Repair Relationship between People and their Energy System

Prioritize and center Black, Brown, Indigenous, Asian and Pacific Islander, frontline, and poor people in decisions on energy supply and distribution.


Equitable Electrification and Energy Efficiency Retrofits

Invest in equitable electrification programs under a publicly-owned system that prioritizes low-income communities and decreases energy bills, improves green building standards that minimize energy use and support passive housing designs, and prioritizes low-income residents with deep energy efficiency retrofits.

Renewable Energy and Grid Integration Research

Invest in research to explore the best technological approaches to determine whether horizontal integration of renewable energy into the current grid infrastructure is possible at the scale needed, as well as how to support and strengthen resilient systems of community-governed and local renewable energy systems and projects.


Grid Models and Modernization

Build out resiliency through community-governed microgrids; research new technology to modernize the grid to prioritize decentralized renewables and support resilient systems that include storage, conservation, and efficiency.

Make the Grid a Public Utility

Create mechanisms for local governance of energy systems integrated into a public grid, without privatization.

Recognize Energy as a Public Good

Publicly take over investor-owned utilities that fail to commit to transition from fossil fuels, seek bailouts and rate-hikes, or fail to address the climate crisis adequately. Give workers and communities oversight of public takeovers, and call for liquidation of assets that can be utilized to invest in renewable energy.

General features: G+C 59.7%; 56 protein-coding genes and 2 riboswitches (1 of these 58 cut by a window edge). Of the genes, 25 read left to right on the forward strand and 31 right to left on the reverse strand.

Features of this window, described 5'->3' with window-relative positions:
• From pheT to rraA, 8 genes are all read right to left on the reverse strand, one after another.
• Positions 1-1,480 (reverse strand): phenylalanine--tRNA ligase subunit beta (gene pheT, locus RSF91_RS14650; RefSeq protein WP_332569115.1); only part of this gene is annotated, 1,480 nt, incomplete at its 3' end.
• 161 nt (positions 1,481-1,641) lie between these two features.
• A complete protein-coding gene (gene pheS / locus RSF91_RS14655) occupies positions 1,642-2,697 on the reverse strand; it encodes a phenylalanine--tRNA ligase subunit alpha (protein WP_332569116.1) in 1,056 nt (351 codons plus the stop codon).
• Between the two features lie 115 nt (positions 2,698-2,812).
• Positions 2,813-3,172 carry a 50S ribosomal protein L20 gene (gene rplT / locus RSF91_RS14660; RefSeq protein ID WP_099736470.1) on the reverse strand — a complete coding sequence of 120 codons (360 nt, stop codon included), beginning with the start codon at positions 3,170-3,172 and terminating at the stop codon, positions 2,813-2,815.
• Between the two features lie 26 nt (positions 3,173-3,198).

Energy Democracy

Energy DemocracyWhen the power goes out due to storms, wildfires, or grid failures, private utilities and energy companies get bailed out and the people get shut-off. The lack of community control and governance of our energy systems has created one of the most extractive systems in our society. Our energy system has polluted our communities, fueled our climate crisis, and concentrated wealth into the hands of corporate executives, while nearly one-third of families go to bed struggling to pay their energy bill. There is a different way forward. The original New Deal created pathways for energy to be a public good, yet purposely neglected to center racial equity and justice in that effort. We can learn from this and position communities to govern their energy decisions. Collectively, we can reprioritize how we create, use, and distribute clean, renewable energy, without nuclear, in order to power our Regenerative Economy.

Food Sovereignty and Land Sovereignty